Alcuin was also a liturgical reformer, revising the lectionary and adapting the Gregorian (Roman/Italian) Sacramentary to include and preserve Gelasian (French/German) liturgies and ancient prayers. This effort expanded official liturgical resources to include saints’ feasts, the blessing of the Easter font, and other prayers, including the Collect for Purity still used today. He also standardized the text of the Vulgate (St. Jerome’s Latin Bible), which had accumulated many scribal errors over 400 years of copying. He continued developing plainchant for use in worship and re-introduced singing the Creed.
Among his theological writings is a celebrated treatise against the heresy of Adoptionism, the belief that Jesus was merely human until his baptism. Alcuin’s many extant letters are important historical sources, and his (admittedly mediocre) poems include a poignant and rather graphic lament on the Viking destruction of the holy monastery at Lindisfarne.
Collect for Alcuin
Almighty God, who in a rude and barbarous age raised up your deacon Alcuin to rekindle the light of learning: Illumine our minds, we pray, that amid the uncertainties and confusions of our own time we may show forth your eternal truth, through Jesus Christ our Lord, who lives and reigns with you and the Holy Spirit, one God, for ever and ever. Amen.
-- Penny Nash
Ephrem of Edessa was a deacon, teacher, prolific poet, and defender of orthodoxy in the fourth-century church of Syria.
He was baptized as a young man and joined a covenanted Christian community in Nisibis. This community was a forerunner to monasticism. The community was a small, urban group committed to service and abstinence. At some point following his baptism, Ephrem was ordained deacon and also formally appointed to the office of teacher, which still holds great distinction for Syriac Christians.
Ephrem is thought to have attended the Council of Nicea with his bishop. He is beloved for his defense of orthodox Christianity through his composition of popular songs, a tactic he learned from the Gnostic opposition, which employed it with great success. These teaching hymns, called madrašê in Syriac, were possibly sung by all-women folk choirs and accompanied by the lyre. We do not know if there was liturgical dance to go with these hymns, but if so, the choreography is thankfully lost in the dustbin of history.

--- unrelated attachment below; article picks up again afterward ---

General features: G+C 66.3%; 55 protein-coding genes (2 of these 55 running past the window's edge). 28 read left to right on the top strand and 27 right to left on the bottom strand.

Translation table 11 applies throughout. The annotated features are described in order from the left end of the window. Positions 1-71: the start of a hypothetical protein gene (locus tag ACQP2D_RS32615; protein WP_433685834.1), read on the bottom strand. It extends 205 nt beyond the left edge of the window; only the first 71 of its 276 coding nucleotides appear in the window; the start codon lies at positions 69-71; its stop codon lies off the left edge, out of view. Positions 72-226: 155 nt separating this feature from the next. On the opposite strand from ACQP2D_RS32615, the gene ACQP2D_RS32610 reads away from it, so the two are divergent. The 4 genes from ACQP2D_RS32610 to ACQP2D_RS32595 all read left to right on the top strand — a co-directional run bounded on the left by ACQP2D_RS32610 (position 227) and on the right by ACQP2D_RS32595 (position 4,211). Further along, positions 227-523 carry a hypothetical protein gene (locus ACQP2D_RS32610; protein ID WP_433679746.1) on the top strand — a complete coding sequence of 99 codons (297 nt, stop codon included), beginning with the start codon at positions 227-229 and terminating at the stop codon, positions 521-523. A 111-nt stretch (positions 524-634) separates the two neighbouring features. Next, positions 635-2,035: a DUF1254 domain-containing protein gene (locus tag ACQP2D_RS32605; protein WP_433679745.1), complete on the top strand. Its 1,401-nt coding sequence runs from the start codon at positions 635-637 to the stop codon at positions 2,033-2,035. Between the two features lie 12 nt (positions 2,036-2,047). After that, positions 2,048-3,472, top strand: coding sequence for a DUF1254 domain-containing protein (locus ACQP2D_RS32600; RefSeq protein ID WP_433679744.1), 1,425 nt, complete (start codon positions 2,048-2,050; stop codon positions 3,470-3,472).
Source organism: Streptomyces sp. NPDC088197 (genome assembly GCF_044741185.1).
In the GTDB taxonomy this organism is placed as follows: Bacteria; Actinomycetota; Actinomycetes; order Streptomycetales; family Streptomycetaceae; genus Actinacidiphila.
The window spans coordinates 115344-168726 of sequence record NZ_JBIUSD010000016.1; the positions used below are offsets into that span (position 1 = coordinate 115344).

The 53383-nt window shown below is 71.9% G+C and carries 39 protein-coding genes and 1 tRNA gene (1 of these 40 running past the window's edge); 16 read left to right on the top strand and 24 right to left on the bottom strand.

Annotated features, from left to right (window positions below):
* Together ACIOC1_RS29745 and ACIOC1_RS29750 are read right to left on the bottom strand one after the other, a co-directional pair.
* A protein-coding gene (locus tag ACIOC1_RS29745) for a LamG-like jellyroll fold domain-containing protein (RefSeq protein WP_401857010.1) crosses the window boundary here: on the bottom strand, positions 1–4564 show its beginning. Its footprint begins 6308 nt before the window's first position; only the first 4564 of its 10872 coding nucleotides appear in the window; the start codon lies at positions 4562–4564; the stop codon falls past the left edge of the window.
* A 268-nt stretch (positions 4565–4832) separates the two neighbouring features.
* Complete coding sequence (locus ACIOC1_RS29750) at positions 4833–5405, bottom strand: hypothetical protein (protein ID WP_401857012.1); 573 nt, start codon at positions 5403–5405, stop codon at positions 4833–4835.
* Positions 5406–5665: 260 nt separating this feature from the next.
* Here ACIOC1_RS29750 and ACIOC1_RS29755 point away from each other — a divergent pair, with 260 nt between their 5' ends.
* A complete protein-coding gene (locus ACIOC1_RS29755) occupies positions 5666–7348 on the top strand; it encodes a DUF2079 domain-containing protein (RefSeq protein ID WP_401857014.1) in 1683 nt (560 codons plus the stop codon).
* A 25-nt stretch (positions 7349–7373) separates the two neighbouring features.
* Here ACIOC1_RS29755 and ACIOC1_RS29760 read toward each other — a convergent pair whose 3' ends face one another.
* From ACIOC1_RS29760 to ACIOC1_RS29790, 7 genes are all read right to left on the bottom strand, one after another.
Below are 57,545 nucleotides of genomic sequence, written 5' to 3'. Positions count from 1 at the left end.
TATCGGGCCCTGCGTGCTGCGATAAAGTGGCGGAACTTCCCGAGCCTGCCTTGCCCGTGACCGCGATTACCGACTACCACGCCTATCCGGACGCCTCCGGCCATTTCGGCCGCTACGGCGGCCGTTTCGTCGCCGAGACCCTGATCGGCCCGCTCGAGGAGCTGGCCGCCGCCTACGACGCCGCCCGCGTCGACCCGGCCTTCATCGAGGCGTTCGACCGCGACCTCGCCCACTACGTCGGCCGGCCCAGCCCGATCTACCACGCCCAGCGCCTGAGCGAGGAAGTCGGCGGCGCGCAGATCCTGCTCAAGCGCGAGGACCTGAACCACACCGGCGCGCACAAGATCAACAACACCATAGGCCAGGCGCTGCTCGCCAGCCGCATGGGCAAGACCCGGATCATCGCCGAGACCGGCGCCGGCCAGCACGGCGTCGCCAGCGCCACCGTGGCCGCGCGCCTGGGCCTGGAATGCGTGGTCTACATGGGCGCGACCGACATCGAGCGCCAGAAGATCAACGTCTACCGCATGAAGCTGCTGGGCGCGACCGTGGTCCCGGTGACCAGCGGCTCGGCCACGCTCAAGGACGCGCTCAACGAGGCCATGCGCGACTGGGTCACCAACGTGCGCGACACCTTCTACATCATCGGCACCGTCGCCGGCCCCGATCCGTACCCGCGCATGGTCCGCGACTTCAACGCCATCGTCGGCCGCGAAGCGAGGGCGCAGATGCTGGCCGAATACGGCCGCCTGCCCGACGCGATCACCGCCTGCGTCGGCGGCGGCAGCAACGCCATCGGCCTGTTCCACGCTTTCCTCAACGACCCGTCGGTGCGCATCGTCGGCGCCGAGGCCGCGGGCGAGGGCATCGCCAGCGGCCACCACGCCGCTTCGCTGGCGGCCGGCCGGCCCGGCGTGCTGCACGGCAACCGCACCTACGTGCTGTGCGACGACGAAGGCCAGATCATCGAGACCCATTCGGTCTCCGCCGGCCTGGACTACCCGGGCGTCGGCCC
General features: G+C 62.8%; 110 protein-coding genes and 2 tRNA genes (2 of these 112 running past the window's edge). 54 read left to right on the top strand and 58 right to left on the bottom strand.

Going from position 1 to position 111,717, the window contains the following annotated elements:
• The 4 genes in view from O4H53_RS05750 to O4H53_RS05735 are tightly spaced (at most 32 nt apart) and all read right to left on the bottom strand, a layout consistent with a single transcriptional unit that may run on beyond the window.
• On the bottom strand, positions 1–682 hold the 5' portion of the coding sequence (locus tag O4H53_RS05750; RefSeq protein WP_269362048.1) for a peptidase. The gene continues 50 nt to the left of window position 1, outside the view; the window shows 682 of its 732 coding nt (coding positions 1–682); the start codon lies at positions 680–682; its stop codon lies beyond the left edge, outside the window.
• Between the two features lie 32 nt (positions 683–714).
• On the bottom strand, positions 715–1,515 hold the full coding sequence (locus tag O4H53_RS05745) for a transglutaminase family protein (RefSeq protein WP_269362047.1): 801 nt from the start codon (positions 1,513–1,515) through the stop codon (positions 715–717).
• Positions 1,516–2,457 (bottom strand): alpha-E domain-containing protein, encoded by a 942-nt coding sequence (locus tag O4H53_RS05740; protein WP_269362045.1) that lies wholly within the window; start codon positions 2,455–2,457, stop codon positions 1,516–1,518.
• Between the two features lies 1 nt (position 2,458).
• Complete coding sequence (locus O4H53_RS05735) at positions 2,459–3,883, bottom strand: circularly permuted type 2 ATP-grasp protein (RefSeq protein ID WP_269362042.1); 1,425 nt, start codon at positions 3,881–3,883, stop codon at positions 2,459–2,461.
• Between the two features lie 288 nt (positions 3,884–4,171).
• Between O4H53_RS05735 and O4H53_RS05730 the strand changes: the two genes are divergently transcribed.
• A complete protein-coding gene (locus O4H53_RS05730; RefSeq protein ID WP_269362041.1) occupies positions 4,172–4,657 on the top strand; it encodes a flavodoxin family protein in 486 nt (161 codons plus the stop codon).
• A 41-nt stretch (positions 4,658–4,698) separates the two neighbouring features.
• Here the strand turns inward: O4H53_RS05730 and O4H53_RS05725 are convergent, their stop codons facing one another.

Ephrem’s writings were practical theology intended to instruct Christians during a tumultuous time of conflicting doctrine. He skillfully drew on a multitude of influences, including early Rabbinic Judaism, Greek science and philosophy, and the Persian mystical tradition. Ephrem was so admired and his writings considered so authoritative that Christian authors wrote works in his name for centuries after his death. The best known of these works is the Prayer of Saint Ephrem, still recited during fasting periods in Eastern Christianity today.
In 363, the Roman Emperor was forced to surrender his home city of Nisibis to Persia, and the entire Christian population was expelled. Ephrem moved to Edessa, where he lived for ten years. In his sixties, he succumbed to an epidemic as he ministered to its victims.
Ephrem is often called “The Harp of the Spirit.”
Collect for Ephrem of Edessa
Pour out on us, O Lord, that same Spirit by which your deacon Ephrem rejoiced to proclaim in sacred song the mysteries of faith; and so gladden our hearts that we, like him, may be devoted to you alone; through Jesus Christ our Lord, who lives and reigns with you and the Holy Spirit, one God, now and for ever. Amen.
Alcuin vs. Ephrem of Edessa